Hearing the words “My tooth is loose” represents a big milestone in your child’s life. Baby teeth have to fall out to make room for permanent teeth to grow, a process that lasts six or more years from start to finish.Most children will be excited to feel a tooth wiggle and may even get a visit from the tooth fairy. Some kids will worry that it will hurt when a tooth falls out. If your child is one of those worriers, you can reassure him that in all likelihood it won’t hurt.
First in, first out
A child will have 20 baby teeth, which generally come in by age 3 and usually fall out in the order in which they came in. This means that the lower centre teeth are generally the first to go, around age 5 or 6. The top centre pair will be next. A baby tooth typically doesn’t loosen until the permanent tooth below pushes it up to take its place. Some children will lose their first tooth as early as 4 or as late as 7. Generally speaking, the earlier the first tooth came in, the earlier the first tooth will fall out.It’s possible for a child to lose a tooth too early or too late, in which case you will need to consult with a dentist to see what could be causing this.
Out with the old
Encourage your child to gently wiggle a wobbly tooth. Some loose teeth can actually be rotated because the root underneath has almost completely disintegrated.Make sure that your child knows they shouldn’t yank a tooth before it’s ready to fall out on its own. Doing so can make the broken root more vulnerable to infection. A loose tooth that refuses to come out by itself may need to be pulled by a dentist, although this is a very rare occurrence.Losing baby teeth is typically not as painful as teething. If you’re five or six year old complains of a pain in the back of his mouth, it is probably the six year molars coming in. An over-the-counter painkiller can ease the ache, although it’s unlikely to last long.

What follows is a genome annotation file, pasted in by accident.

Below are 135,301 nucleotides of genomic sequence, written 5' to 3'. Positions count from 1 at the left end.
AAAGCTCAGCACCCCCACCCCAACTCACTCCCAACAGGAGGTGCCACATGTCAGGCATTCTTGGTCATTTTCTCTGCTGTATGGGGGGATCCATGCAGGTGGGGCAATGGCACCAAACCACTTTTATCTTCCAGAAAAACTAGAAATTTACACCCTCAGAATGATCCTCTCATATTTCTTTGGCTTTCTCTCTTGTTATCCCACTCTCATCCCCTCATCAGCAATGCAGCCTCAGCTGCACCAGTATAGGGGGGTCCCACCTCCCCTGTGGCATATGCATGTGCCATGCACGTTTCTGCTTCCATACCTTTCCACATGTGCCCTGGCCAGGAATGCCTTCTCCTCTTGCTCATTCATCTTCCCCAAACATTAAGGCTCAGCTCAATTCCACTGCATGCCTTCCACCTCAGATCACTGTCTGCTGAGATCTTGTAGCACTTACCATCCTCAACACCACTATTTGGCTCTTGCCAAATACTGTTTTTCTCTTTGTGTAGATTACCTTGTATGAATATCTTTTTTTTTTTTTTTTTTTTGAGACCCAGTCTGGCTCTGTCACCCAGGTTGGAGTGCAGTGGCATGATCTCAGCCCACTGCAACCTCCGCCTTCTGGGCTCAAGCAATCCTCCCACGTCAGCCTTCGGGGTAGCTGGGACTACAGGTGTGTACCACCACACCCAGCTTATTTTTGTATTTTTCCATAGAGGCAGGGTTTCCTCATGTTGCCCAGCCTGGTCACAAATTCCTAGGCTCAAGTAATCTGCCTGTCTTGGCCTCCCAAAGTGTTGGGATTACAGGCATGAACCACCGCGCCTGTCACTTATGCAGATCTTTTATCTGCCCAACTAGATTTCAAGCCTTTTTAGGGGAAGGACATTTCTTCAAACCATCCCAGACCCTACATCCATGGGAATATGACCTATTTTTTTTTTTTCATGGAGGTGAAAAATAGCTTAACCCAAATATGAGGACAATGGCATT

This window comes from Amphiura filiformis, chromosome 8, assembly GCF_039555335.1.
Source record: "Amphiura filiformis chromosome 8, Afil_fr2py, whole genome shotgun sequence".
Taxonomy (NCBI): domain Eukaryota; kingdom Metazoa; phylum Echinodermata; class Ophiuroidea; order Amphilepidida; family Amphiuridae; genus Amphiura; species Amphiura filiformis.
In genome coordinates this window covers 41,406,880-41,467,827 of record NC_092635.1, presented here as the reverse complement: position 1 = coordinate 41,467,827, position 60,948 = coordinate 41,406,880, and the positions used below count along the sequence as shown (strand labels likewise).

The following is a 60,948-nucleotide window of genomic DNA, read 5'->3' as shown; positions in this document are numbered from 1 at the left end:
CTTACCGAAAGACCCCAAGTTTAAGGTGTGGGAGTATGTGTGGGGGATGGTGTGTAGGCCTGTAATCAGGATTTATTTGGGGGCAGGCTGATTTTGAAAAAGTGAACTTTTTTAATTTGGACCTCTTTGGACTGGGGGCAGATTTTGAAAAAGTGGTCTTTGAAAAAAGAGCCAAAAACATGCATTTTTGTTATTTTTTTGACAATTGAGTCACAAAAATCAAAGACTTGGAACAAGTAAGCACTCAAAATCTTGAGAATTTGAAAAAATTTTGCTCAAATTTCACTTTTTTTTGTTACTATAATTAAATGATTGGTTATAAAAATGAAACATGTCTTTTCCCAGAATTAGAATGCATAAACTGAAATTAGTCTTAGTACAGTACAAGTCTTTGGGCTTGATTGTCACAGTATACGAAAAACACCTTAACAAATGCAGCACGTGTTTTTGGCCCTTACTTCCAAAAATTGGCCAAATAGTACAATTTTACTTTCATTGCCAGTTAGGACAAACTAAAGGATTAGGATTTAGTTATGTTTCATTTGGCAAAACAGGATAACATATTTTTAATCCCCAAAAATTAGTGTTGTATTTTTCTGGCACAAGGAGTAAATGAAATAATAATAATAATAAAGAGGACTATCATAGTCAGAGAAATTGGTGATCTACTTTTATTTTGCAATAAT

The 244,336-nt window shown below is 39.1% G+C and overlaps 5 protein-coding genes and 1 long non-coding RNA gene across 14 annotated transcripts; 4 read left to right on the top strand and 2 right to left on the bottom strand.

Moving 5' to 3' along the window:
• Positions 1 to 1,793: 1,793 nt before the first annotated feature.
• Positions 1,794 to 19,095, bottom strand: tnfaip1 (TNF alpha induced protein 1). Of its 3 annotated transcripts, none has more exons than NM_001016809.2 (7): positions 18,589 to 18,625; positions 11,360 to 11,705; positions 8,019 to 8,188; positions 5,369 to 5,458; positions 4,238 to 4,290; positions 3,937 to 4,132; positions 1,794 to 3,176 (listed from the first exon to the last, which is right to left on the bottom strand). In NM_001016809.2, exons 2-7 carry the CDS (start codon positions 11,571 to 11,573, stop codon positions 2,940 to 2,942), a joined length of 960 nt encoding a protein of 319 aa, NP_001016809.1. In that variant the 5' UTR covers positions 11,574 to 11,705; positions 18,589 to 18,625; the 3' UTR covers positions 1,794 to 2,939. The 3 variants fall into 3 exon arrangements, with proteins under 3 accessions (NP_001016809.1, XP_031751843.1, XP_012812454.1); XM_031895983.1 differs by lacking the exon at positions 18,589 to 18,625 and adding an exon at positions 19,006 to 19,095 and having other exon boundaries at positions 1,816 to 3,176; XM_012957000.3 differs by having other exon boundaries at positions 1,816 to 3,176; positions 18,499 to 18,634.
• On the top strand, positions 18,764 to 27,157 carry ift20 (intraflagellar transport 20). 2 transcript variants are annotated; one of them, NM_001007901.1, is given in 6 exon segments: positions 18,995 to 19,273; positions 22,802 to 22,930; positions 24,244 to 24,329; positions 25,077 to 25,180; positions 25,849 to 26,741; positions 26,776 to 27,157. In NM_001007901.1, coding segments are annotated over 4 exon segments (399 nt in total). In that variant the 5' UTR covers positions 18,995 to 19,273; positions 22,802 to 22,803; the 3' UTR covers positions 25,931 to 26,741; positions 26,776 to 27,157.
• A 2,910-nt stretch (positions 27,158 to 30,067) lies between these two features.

In with the new
Your child’s new pearly whites may look bigger, especially those first few. This is because they are! Adult teeth tend to be less white than baby teeth and have pronounced ridges because they haven’t been put to work biting and chewing yet.Brushing is now more important than ever. You will need to supervise the process until your child is about eight and until then he won’t need to use more than a pencil-eraser size dot of toothpaste. Some doctors recommend using toothpaste without fluoride until the child can spit as tap water generally contains enough fluoride.Replace toothbrushes every two to three months to reduce harmful bacteria and ensure they are working at their best. Your child should also visit a dentist twice a year.Most children will lose their last baby teeth around age twelve or thirteen, about the time the twelve year molars appear.